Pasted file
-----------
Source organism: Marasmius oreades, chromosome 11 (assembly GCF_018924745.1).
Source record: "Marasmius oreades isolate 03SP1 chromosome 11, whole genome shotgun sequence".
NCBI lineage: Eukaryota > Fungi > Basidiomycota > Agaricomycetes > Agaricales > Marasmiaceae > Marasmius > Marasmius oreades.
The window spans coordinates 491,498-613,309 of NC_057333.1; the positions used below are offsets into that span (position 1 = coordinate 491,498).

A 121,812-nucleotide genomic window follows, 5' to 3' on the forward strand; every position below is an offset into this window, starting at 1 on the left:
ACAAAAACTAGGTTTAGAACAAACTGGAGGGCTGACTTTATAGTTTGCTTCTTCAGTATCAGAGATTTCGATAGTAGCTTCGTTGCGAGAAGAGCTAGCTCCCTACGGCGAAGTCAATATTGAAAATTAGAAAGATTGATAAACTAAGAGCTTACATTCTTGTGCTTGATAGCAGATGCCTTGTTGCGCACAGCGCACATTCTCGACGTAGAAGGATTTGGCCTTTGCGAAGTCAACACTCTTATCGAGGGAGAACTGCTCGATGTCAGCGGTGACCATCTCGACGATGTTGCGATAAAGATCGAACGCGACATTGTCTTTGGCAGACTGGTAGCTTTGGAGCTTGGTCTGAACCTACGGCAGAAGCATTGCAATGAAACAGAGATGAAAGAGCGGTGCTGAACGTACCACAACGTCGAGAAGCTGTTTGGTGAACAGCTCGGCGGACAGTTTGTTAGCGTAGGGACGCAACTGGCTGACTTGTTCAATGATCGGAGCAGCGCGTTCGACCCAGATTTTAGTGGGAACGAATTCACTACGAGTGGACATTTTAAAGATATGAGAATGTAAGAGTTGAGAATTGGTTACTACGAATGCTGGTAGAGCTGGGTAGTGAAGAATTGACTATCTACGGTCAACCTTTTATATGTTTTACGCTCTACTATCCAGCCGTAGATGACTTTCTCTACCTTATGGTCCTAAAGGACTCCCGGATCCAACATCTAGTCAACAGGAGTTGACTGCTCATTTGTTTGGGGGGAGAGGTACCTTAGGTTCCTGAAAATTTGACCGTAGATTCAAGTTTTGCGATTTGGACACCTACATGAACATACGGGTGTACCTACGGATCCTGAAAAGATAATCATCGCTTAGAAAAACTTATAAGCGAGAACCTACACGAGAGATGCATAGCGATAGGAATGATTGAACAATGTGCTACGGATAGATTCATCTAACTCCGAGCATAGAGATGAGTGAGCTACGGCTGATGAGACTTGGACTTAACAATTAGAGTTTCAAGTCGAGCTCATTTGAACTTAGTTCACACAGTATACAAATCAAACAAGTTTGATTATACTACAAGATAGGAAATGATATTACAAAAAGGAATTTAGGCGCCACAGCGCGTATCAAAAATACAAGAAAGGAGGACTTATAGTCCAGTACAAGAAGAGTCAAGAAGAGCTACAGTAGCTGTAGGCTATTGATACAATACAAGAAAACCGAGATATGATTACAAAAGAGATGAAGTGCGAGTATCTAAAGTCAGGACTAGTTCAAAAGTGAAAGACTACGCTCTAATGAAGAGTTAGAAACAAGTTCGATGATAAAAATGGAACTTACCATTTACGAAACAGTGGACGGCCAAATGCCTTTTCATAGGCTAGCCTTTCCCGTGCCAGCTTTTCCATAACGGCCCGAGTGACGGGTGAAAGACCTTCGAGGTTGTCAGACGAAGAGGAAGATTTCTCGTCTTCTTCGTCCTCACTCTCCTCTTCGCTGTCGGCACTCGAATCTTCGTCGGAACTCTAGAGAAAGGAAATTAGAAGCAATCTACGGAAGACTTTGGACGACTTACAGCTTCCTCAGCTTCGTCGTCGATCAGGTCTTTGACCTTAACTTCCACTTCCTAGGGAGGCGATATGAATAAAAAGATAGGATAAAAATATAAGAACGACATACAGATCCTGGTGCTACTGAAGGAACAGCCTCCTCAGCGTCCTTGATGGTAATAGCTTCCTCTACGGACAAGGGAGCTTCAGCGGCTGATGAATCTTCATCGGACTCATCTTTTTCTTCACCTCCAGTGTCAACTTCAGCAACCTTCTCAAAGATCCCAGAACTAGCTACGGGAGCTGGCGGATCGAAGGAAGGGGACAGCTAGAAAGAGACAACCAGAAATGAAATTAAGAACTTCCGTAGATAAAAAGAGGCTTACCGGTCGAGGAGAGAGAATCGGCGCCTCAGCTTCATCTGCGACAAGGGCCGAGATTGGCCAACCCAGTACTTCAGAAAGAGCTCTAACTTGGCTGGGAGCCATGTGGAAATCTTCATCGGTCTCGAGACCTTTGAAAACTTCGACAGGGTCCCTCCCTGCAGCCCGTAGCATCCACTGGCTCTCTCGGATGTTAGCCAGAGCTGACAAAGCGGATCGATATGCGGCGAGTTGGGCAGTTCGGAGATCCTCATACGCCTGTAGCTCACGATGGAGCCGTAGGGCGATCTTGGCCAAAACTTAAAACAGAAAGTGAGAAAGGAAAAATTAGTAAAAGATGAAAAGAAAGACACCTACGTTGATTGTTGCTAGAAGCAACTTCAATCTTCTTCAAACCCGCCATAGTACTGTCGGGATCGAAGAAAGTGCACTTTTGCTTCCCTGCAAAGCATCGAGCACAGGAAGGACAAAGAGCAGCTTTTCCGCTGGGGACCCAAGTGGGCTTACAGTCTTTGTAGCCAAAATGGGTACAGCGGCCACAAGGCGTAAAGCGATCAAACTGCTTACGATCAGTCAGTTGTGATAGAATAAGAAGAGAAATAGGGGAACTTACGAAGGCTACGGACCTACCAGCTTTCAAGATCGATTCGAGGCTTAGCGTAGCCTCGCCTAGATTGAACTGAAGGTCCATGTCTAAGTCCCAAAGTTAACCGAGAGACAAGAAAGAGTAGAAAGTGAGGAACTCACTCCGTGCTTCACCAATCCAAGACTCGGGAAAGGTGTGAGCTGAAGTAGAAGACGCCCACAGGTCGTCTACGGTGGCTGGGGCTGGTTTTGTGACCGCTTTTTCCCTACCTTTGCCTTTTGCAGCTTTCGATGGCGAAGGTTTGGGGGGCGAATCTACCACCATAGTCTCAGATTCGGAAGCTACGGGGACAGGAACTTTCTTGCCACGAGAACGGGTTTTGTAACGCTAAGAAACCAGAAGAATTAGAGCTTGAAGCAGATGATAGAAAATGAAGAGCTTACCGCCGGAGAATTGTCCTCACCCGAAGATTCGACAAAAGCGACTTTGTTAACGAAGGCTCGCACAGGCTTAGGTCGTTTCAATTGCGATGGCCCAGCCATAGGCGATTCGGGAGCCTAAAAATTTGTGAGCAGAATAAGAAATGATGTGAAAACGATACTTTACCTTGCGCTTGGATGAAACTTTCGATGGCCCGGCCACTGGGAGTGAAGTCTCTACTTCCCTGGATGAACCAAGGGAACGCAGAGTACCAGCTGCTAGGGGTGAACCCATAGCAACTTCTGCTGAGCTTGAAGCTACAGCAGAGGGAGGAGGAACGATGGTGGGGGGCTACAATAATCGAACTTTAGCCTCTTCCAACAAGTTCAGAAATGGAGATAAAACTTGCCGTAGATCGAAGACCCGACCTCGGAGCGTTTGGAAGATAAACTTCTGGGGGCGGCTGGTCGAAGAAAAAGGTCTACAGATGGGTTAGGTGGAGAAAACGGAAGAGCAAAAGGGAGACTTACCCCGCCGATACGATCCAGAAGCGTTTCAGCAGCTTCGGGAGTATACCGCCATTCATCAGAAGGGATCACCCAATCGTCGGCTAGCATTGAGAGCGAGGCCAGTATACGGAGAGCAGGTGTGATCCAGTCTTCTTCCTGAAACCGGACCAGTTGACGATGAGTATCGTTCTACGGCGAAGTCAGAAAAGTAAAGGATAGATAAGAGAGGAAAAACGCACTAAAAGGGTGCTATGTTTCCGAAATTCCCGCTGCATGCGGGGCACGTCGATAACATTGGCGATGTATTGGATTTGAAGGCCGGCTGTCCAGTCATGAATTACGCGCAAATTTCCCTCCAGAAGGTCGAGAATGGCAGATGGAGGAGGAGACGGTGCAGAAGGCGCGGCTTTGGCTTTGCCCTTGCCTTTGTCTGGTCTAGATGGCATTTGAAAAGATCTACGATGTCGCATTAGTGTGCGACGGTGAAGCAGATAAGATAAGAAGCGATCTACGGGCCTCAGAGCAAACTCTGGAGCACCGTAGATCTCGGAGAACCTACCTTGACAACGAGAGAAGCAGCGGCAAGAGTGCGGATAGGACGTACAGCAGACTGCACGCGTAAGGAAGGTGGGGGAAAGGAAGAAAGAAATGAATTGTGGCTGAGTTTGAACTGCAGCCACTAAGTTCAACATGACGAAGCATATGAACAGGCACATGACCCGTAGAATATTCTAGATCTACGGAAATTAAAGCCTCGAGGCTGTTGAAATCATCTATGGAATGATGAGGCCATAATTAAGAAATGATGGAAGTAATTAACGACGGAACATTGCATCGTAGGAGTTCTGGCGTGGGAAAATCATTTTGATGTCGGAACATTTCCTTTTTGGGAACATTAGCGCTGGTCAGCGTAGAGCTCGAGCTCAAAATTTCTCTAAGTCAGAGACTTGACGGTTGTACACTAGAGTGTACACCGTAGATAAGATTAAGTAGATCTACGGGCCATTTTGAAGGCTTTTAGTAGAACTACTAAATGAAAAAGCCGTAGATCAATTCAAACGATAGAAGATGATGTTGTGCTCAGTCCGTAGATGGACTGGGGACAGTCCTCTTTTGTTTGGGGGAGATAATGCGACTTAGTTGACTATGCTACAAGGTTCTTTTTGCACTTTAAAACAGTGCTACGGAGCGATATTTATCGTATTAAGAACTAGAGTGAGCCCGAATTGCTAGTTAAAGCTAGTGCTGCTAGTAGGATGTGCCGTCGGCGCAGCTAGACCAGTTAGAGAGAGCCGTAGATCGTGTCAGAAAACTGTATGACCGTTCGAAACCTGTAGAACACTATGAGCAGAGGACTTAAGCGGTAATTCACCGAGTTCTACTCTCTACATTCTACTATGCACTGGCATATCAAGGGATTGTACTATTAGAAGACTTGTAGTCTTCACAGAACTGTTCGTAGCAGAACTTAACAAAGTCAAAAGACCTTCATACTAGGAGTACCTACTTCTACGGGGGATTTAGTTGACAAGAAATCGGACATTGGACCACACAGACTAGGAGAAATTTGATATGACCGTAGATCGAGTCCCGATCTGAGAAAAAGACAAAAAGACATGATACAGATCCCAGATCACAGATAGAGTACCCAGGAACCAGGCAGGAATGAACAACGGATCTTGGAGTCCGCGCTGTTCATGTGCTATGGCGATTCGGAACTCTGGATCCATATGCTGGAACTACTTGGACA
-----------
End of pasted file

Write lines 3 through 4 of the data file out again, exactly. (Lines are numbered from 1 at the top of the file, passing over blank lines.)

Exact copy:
NCBI lineage: Eukaryota > Fungi > Basidiomycota > Agaricomycetes > Agaricales > Marasmiaceae > Marasmius > Marasmius oreades.
The window spans coordinates 491,498-613,309 of NC_057333.1; the positions used below are offsets into that span (position 1 = coordinate 491,498).